Friday Flash Fiction – Therapups

I had never heard of the charity Therapups, nor had Google, but one of my late aunt’s dog loving friends sent me the postal address. Aunty had requested no flowers for her funeral, just a donation to her favourite charity. I sent a small cheque and a brief letter with my address included, requesting the next copy of their newsletter, which was apparently going to feature a tribute to my aunt.

A week later I received a hefty envelope, almost a parcel, with a gushing letter thanking me for my generosity. The newsletter was to follow shortly, but in the meantime they were pleased to send me a Therapups key ring with dog whistle attached and one hundred biodegradable poop bags in a designer carry case; all in the distinctive charity colours puce pink and sunflower yellow. I don’t own a dog, but they weren’t to know that. Also included was a colourful booklet explaining the charity’s work; it seems they provided therapy and assistance dogs not covered by other better known charities.

I was quite impressed, Therapups gave every dog an opportunity to make a contribution whether they were a St. Bernard with shopping panniers or a handbag sized ball of fluff you cuddled to calm your nerves. The newsletter duly arrived and gave more enlightenment as to my aunt’s contribution; who would have guessed her knitting skills would have been put to such good use or her Aloe Vera plant stand at the annual fete so popular? It was even more of a surprise to learn that her bad tempered terrier mix, who drove the neighbours mad with his constant yapping, had been a ‘wonderful therapy dog whose sad passing at the age of nineteen left an unfillable gap in Thelma’s life, undoubtably leading to her untimely demise weeks later at the age of ninety nine.’

Enclosed with the dozen copies of the newsletter was a puce pink and sunflower yellow picture frame with an unflattering photo of Aunt Thelma surrounded by half a dozen very ugly puppies. I wrote once more to thank them and promised to pass the newsletters to the rest of the family, though what I would do with the remaining seven copies I had no idea.

A week later another parcel arrived with a dozen Therapup calendars and an apologetic note… ‘I know it’s May already, but hopefully we all need calendars now we’re on the roadmap to Covid Recovery.’ I did not get around to replying or hanging a calendar up; I got the impression from the pictures on the calendar that they took the dogs no other charity wanted.

I was surprised the next week to receive yet another parcel from Therapups, a strange pink and yellow object which turned out to be a folding water bowl. I gave it to a dog owning friend. It was barely a week later when another package arrived; a paperback biography of the founder of Therapups. By now the charity had spent more on postage alone than I had given them in the first place, but it wasn’t hard to guess that they were expecting more from me. Enclosed were direct debit forms for regular contributors and leaflets on their free will writing service. I put them all in the recycling bin; I had little prospect of much money, now or after my death. Friends had expected Aunt Thelma to leave me her run down, but valuable house. She left her house and possessions and £57.37 all to Therapups.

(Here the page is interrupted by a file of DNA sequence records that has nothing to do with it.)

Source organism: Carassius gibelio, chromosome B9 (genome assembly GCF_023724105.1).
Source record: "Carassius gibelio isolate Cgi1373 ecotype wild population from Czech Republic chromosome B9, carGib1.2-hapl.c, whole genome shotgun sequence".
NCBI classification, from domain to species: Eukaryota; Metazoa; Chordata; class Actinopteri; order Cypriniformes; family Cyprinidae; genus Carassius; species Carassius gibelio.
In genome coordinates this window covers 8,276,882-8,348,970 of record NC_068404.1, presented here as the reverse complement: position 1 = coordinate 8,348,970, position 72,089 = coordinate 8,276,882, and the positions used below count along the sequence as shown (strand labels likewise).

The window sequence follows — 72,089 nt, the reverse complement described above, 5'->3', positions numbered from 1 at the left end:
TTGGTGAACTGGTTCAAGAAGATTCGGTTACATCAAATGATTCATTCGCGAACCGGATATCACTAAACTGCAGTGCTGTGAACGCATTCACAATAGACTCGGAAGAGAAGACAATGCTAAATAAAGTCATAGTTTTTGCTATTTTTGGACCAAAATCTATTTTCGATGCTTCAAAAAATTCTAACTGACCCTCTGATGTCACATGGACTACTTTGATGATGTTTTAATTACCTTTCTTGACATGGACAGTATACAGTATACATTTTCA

They were not put off by my lack of response and further gifts left me wondering if they thought I was in need of a therapy dog. I received a yellow and pink rug for my wheelchair and dachshund shaped herbal wheat bag for chronic pain. My latest gift is a cuddly sunflower yellow toy puppy, far more handsome than their real dogs and I have to confess he is rather a comfort and I even sneak him into work.

26 thoughts on “Friday Flash Fiction – Therapups

  1. I had the same reaction as Liz. Totally believable, although I don’t know too many charities that would go all out like that.

    Liked by 1 person

  2. Ah, the dreaded charity mailing list you can never get off. 🙂 I don’t know how it works in the UK but in Australia charities are exempt from the Do Not Call Register and they take full advantage of it.

    Speaking of caring for dogs, check out these amazing guys running a doggy day care service on a farm outside Sydney. I warn you these videos can become addictive. 🙂

    Liked by 1 person

  3. This is very accurate, Janet. As a present for my pet-loving mum, I ‘adopted’ a dog for her, through the NCDL. That cost £6.99 a month, which I paid for one year. They sent requests for extra money every week, unwanted cheap tatty calendars and other promotional material, always asking for more money. When we didn’t respond, they started telephoning her, with sob stories about sick dogs needing expensive Vet treatment. That made her so upset, she occasionally sent them cheques from her very small pension income.
    In the end, I had to phone them on her behalf, and tell them to stop pestering an 80 year-old lady who had no spare money. I have never donated a penny to them since.
    Best wishes, Pete.

    Liked by 1 person

    1. Truth is stranger than fiction! We sent money to one of my mother’s favourite Christian charities after her death and have had endless magazines arrive ever since. They did respond to my email requesting no more paper post, but the next day I opened my new Radio Times and one of their magazines fell out!

      Liked by 1 person

    1. I have got a collection of Xmas cards, bookmarks, toe pads and address stickers, but someone else’s experience inspired me when a medical charity kept sending her gloves and all sorts of therapeutic items!

      Liked by 1 person

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